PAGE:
After 25 years of strolling around the streets of downtown in women’s clothing and heels, the iconic vagrant Leslie Cochran remains in critical condition.
Leslie was found unconscious Feb. 16 on South Fifth Street only days after announcing plans to move to Colorado, said Debbie Russell, the president of the Central Texas chapter of the American Civil Liberties Union. Surrounded by friends, Leslie was transferred to hospice care Friday.
“He is in comfort care and his wishes are being tended to,” said Russell, a close friend of . “Generally, there is no expectation of recovery. His physical condition is so compromised that even if he were to recover, he wouldn’t really be functional.”
Russell said Leslie’s current condition stems from a motorcycle accident in Colorado 25 years ago combined with an acquired head injury after tripping over a curb downtown in 2009. Russell said Leslie has suffered frequent seizures since the 2009 accident.
“About once a month Leslie would have a seizure,” Russell said. “He got to the point where he would know when one was coming so he could get himself to the hospital. Recently, he just couldn’t get himself there and that’s when he collapsed and someone took him to the hospital.”
Russell said because Leslie is a vagrant, free medical care is provided to him, but fund-raisers are also being held to help support costs that may tally once he leaves the hospice.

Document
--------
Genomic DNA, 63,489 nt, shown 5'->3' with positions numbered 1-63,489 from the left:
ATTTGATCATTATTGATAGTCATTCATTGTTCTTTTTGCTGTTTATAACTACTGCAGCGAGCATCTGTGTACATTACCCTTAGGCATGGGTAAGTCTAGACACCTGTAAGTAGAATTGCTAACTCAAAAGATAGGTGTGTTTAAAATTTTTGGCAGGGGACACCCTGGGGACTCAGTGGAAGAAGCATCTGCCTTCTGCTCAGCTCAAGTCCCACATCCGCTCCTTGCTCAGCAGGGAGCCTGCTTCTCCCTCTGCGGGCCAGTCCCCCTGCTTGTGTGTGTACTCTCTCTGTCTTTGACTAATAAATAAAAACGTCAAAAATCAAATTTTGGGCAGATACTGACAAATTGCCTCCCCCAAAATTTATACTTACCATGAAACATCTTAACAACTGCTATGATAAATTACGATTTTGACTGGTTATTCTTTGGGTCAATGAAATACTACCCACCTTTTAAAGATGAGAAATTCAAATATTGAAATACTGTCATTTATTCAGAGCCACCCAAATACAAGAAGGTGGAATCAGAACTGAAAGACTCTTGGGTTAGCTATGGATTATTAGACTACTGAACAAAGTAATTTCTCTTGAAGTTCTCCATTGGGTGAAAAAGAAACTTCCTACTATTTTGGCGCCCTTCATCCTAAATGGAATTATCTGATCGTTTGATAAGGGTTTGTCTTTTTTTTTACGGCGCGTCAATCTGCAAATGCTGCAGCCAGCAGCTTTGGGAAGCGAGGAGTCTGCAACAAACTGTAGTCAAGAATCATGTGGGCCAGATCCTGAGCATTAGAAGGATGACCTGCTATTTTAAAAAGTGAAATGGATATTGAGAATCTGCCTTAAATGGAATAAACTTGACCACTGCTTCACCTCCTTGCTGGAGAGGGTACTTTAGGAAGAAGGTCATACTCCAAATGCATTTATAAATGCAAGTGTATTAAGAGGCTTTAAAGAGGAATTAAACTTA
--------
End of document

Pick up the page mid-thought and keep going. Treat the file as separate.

“There are some beautiful paintings of Leslie being auctioned and Leslie magnet sets are being sold,” Russell said. “All of the money is going to fund-raising for his treatment and for the upcoming expenses we are bracing ourselves for.”
An iLeslie app is available for purchase on iTunes that includes short sayings of his and two interviews with him. Architectural engineering freshman Kaitlyn Dietz said she met Leslie once and his personality is perfect for an app.
“He is so goofy,” Dietz said. “People like Leslie are only welcomed in certain places and Austin is one of those places.”
Leslie is well-known at City Hall for his three runs for mayor over the years and his celebrity status in Austin, said Amy Everhart, spokeswoman for mayor Lee Leffingwell’s office. She said Leffingwell and about 100 other city hall staff members sent Leslie a get-well card.
“The mayor and everyone have been concerned about Leslie,” Everhart said. “The life of a homeless person is very rough and that becomes clear when someone becomes ill like this. The whole city is pulling for him. He’s made it through a lot of hard times before so we hope he will make it through this.”